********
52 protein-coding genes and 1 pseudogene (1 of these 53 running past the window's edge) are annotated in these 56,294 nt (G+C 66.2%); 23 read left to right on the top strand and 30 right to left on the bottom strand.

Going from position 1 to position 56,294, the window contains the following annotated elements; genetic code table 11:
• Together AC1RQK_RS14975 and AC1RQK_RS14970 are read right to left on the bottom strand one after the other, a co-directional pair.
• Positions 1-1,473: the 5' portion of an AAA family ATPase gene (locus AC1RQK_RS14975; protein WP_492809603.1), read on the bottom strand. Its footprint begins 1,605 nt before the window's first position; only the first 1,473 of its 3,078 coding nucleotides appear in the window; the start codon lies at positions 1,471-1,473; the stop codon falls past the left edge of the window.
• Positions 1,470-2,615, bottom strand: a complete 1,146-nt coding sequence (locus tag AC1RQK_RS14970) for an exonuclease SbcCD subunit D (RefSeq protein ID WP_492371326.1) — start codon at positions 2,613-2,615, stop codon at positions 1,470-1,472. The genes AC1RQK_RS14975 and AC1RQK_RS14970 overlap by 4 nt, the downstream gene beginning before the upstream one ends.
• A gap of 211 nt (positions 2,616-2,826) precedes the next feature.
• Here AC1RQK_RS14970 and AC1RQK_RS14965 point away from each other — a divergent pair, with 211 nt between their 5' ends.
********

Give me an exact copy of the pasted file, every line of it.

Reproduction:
52 protein-coding genes and 1 pseudogene (1 of these 53 running past the window's edge) are annotated in these 56,294 nt (G+C 66.2%); 23 read left to right on the top strand and 30 right to left on the bottom strand.

Going from position 1 to position 56,294, the window contains the following annotated elements; genetic code table 11:
• Together AC1RQK_RS14975 and AC1RQK_RS14970 are read right to left on the bottom strand one after the other, a co-directional pair.
• Positions 1-1,473: the 5' portion of an AAA family ATPase gene (locus AC1RQK_RS14975; protein WP_492809603.1), read on the bottom strand. Its footprint begins 1,605 nt before the window's first position; only the first 1,473 of its 3,078 coding nucleotides appear in the window; the start codon lies at positions 1,471-1,473; the stop codon falls past the left edge of the window.
• Positions 1,470-2,615, bottom strand: a complete 1,146-nt coding sequence (locus tag AC1RQK_RS14970) for an exonuclease SbcCD subunit D (RefSeq protein ID WP_492371326.1) — start codon at positions 2,613-2,615, stop codon at positions 1,470-1,472. The genes AC1RQK_RS14975 and AC1RQK_RS14970 overlap by 4 nt, the downstream gene beginning before the upstream one ends.
• A gap of 211 nt (positions 2,616-2,826) precedes the next feature.
• Here AC1RQK_RS14970 and AC1RQK_RS14965 point away from each other — a divergent pair, with 211 nt between their 5' ends.